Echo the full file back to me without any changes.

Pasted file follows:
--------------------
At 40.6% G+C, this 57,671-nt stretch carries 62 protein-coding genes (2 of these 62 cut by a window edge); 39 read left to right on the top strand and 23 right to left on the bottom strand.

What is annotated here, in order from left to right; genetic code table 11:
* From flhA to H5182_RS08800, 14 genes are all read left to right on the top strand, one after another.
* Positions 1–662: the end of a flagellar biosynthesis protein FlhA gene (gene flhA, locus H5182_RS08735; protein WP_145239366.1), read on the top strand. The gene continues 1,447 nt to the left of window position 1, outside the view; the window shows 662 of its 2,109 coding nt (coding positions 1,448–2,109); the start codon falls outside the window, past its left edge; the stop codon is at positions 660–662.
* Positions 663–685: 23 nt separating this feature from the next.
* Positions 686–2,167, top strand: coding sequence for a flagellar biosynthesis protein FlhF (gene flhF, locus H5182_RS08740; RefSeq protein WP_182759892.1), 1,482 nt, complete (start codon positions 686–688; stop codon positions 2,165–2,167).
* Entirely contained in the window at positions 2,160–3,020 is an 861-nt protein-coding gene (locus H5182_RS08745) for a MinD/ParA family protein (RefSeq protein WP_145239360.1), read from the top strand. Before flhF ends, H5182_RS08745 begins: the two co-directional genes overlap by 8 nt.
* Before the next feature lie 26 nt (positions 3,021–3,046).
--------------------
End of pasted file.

At 40.6% G+C, this 57,671-nt stretch carries 62 protein-coding genes (2 of these 62 cut by a window edge); 39 read left to right on the top strand and 23 right to left on the bottom strand.

What is annotated here, in order from left to right; genetic code table 11:
* From flhA to H5182_RS08800, 14 genes are all read left to right on the top strand, one after another.
* Positions 1–662: the end of a flagellar biosynthesis protein FlhA gene (gene flhA, locus H5182_RS08735; protein WP_145239366.1), read on the top strand. The gene continues 1,447 nt to the left of window position 1, outside the view; the window shows 662 of its 2,109 coding nt (coding positions 1,448–2,109); the start codon falls outside the window, past its left edge; the stop codon is at positions 660–662.
* Positions 663–685: 23 nt separating this feature from the next.
* Positions 686–2,167, top strand: coding sequence for a flagellar biosynthesis protein FlhF (gene flhF, locus H5182_RS08740; RefSeq protein WP_182759892.1), 1,482 nt, complete (start codon positions 686–688; stop codon positions 2,165–2,167).
* Entirely contained in the window at positions 2,160–3,020 is an 861-nt protein-coding gene (locus H5182_RS08745) for a MinD/ParA family protein (RefSeq protein WP_145239360.1), read from the top strand. Before flhF ends, H5182_RS08745 begins: the two co-directional genes overlap by 8 nt.
* Before the next feature lie 26 nt (positions 3,021–3,046).